Now, once a month (or more often), check your bank statement against your check register. This involves going through each line item and making sure all of the transactions are accounted for in both your statement and your register.

If all of the statements match, you have a balanced checkbook.

If not, go back through the two documents and check for discrepancies. Keep in mind that items in your check register that have not yet been processed by your bank won't appear in your statement. These can include pending purchases, as well as checks that you've written but that have not yet been cashed by the recipients. Once these items clear your account, your statement and your register should match again.

If there's an unaccountable discrepancy in your statement, contact your bank right away to make sure no fraudulent activity has taken place.

How To Balance a Checkbook With Digital Tools

These days, it's possible to balance your checkbook on a regular basis without pulling out a checkbook register.

How To Balance a Checkbook With Your Bank's App or Website

Currently, more than half of American households use their bank's website or app as the primary method of accessing their accounts[4]. You can use your bank's app or website to easily balance your checkbook by logging in on a regular basis. If you really want to stay in control of your balance, a quick check every day can help.

To balance your checkbook using your bank's app or website, sign in and check these items:

  • Your current balance
  • Your available balance
  • Your debit transaction history (purchases and withdrawals)
  • Your credit transaction history (deposits)

Take note of any surprises or erroneous transactions. If you have written a check but it hasn't been posted yet, account for that by subtracting the amount from your current balance.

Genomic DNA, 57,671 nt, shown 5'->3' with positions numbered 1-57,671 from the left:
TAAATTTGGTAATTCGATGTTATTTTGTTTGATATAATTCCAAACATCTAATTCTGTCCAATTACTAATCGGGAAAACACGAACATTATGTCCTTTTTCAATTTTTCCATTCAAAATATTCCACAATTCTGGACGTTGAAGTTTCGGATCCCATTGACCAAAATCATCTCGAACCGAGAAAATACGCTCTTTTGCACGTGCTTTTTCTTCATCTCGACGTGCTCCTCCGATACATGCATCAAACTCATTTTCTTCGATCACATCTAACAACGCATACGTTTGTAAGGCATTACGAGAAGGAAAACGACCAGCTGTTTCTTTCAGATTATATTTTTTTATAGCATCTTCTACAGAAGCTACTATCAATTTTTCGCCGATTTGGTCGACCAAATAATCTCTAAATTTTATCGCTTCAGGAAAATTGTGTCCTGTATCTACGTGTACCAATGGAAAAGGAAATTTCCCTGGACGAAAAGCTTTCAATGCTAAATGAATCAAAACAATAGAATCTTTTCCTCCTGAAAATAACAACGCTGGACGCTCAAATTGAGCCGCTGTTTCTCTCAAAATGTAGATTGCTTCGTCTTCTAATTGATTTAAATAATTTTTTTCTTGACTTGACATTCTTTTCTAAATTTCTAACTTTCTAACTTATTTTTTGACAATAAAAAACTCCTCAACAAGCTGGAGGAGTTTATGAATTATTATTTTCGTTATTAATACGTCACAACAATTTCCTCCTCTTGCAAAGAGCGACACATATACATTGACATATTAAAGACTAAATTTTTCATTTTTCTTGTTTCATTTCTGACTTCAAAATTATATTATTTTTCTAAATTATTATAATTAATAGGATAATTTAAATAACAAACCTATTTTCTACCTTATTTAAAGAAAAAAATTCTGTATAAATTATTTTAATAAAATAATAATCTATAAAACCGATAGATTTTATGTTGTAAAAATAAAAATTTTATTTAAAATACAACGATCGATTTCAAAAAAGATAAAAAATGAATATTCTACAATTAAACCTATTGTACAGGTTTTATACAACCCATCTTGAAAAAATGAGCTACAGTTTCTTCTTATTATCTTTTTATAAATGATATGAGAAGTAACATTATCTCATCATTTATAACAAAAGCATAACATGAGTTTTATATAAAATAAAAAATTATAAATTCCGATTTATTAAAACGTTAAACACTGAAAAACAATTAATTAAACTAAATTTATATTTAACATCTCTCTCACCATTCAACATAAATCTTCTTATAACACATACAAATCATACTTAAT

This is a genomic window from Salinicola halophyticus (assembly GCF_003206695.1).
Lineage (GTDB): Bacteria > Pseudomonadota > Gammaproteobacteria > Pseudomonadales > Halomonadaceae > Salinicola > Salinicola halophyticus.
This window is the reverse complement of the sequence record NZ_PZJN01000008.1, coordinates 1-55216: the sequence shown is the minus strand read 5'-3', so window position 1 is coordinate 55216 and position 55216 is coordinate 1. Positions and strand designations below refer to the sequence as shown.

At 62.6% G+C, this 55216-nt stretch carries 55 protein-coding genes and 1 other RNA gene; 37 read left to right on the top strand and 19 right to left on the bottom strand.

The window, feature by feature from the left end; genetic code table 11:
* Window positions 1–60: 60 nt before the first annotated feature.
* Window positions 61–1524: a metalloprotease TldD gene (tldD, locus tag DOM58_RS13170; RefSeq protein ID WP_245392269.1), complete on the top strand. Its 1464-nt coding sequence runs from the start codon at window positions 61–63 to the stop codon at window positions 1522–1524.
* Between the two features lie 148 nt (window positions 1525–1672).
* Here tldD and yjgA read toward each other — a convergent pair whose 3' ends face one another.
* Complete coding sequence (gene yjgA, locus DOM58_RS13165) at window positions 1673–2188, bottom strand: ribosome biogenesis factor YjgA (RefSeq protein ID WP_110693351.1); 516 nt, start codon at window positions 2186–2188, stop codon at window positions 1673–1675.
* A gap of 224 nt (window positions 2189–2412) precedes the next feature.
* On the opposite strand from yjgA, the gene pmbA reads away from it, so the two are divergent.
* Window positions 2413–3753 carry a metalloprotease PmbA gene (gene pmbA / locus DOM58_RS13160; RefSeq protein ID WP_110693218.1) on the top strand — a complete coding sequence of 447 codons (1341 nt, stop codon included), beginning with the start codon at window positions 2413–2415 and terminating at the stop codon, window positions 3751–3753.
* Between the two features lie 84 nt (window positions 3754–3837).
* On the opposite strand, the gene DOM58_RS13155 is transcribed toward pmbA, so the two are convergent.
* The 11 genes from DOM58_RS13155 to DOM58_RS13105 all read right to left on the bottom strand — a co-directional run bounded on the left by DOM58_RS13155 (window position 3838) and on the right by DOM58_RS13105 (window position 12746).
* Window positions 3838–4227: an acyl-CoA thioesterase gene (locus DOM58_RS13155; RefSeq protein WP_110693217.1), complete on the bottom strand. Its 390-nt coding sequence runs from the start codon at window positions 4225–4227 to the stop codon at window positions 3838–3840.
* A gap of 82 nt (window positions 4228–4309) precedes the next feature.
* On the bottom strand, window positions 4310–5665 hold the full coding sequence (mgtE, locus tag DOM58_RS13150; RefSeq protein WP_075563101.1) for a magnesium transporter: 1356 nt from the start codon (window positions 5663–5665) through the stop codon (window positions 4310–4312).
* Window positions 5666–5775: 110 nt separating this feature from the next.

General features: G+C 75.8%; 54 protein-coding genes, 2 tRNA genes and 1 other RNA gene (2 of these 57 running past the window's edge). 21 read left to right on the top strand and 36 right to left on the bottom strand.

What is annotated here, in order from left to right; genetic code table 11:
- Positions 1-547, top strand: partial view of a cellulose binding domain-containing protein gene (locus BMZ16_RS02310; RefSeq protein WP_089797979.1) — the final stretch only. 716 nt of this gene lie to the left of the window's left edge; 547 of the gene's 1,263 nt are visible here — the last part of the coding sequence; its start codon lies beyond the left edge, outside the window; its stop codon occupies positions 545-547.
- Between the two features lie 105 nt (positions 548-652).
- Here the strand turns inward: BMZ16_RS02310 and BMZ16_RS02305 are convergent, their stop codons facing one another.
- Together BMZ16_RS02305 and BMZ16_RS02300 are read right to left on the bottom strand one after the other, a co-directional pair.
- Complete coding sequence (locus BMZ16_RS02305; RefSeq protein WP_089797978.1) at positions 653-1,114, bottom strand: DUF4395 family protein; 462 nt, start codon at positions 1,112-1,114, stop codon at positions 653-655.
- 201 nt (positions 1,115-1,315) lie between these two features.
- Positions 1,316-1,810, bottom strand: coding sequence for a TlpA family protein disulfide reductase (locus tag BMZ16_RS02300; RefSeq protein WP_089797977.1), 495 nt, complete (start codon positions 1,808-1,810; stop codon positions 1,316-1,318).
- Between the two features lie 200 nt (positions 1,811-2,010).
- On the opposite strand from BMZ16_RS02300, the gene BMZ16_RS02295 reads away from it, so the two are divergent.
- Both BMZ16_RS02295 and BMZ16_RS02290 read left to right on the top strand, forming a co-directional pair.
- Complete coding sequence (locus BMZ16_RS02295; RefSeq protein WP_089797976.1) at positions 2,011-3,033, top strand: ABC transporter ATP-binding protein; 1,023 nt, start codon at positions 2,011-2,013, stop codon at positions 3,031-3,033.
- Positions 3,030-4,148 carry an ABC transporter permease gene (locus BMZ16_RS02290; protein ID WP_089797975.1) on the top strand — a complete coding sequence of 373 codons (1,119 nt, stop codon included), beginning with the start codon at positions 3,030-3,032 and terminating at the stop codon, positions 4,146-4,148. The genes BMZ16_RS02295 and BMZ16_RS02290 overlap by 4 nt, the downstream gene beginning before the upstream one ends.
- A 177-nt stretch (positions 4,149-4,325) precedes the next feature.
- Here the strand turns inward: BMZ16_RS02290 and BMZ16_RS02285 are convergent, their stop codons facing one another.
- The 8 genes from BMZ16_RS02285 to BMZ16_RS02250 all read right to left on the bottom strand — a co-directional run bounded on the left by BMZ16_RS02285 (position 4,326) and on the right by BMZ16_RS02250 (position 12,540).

How To Balance Your Checkbook With a Budgeting App

There are a number of budgeting apps currently available that can help you manage the activity in your checking account. These apps take note of all transactions going both in and out of your checking account. Many of them also provide insights into your spending patterns to help you become a more proficient money manager. Some are free, while others may charge a small subscription fee.

Using a budgeting app can be helpful for balancing your checkbook if you have more than one account. 

Otherwise, unless you want to take advantage of the budgeting help these apps can provide, you can do the same thing by checking your account information in your bank's mobile app or website daily.

How To Balance Your Checkbook With a Spreadsheet

Some numbers-oriented people prefer to maintain a virtual checkbook register in the form of a spreadsheet. You can design your spreadsheet to look like a traditional register, but you can create handy algorithms that automatically calculate your current account balance with every entry.

However, as with a physical checkbook register, this option only works if you don't neglect to add any credits or debits. One forgotten item can render your spreadsheet balance inaccurate.

The Bottom Line

Balancing a checkbook may seem like a waste of time, but it's not. By keeping tabs on your account balance, you can be ready to spot and correct fraudulent and erroneous activity, as well as be a better budgeter and all-around money manager.